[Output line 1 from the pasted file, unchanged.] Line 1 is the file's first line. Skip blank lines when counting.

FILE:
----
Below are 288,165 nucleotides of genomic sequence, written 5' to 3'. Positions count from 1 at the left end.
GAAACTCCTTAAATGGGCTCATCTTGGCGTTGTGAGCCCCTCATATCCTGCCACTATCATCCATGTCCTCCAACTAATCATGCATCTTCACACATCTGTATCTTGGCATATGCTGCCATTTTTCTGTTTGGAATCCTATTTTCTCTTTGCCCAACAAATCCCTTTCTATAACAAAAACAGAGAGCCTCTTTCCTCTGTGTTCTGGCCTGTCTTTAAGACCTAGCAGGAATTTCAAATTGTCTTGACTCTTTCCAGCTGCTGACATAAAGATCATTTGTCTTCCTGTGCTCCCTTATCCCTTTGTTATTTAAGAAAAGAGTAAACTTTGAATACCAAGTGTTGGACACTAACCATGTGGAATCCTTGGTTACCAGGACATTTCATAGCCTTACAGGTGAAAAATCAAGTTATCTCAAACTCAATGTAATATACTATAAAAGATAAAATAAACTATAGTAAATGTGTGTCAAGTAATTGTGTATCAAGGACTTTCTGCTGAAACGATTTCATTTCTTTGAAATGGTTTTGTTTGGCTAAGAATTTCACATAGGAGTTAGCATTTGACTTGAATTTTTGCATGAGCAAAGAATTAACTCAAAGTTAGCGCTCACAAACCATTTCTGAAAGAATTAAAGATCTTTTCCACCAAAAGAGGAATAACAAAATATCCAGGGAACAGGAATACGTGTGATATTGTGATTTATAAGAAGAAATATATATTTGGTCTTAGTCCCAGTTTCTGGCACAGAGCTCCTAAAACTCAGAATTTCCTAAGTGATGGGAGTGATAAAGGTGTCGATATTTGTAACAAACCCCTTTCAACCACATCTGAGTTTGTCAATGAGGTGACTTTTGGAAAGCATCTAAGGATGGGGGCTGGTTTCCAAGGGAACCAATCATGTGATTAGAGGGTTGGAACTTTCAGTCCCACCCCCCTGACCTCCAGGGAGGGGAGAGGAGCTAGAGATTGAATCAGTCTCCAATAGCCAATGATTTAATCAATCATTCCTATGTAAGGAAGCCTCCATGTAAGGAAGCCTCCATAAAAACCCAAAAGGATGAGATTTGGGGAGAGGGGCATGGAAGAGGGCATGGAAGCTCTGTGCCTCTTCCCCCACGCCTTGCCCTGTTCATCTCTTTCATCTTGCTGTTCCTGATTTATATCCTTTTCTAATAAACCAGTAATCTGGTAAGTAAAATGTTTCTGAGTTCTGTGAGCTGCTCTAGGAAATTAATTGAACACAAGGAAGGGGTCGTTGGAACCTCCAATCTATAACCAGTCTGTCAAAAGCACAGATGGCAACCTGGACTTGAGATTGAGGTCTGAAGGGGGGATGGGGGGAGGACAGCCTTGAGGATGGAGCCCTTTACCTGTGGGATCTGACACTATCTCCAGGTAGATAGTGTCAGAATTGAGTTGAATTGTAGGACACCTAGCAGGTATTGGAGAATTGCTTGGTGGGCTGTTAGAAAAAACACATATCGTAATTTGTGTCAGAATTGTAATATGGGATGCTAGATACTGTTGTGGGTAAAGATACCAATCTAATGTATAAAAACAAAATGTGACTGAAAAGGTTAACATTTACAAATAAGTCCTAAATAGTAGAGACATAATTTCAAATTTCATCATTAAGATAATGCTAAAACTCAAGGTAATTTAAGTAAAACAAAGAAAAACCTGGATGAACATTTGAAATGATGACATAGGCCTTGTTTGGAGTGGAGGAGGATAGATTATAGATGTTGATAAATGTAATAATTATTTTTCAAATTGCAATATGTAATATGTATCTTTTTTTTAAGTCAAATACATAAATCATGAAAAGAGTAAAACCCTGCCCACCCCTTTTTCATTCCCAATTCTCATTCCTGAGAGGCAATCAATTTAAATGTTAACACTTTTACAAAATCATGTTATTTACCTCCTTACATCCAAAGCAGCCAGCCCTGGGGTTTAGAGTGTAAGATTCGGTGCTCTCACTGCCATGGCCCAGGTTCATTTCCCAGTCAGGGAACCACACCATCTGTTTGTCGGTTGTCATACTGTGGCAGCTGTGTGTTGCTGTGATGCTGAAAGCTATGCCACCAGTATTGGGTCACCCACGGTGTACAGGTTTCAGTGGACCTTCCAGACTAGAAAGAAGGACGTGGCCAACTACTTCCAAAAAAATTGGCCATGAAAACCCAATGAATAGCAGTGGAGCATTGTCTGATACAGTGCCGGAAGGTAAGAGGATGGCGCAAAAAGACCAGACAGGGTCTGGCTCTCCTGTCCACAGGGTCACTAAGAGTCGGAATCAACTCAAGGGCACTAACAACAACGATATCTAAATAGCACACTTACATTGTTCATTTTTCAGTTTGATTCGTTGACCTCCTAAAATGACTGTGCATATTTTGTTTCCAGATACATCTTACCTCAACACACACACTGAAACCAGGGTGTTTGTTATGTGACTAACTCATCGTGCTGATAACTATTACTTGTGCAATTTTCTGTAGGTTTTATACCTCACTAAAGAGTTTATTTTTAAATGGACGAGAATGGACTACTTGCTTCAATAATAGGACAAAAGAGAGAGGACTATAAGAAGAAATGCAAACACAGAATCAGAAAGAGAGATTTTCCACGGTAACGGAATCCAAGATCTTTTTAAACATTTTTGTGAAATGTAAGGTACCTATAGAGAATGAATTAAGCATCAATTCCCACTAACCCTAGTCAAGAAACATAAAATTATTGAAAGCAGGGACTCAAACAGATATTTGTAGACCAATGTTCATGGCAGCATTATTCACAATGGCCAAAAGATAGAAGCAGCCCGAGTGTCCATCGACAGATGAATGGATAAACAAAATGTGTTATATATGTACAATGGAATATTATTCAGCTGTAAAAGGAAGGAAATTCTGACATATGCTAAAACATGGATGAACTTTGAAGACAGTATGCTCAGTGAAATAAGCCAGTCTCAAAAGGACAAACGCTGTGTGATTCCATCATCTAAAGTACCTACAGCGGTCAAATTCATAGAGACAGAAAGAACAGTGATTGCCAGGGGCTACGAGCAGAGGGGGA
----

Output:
Below are 288,165 nucleotides of genomic sequence, written 5' to 3'. Positions count from 1 at the left end.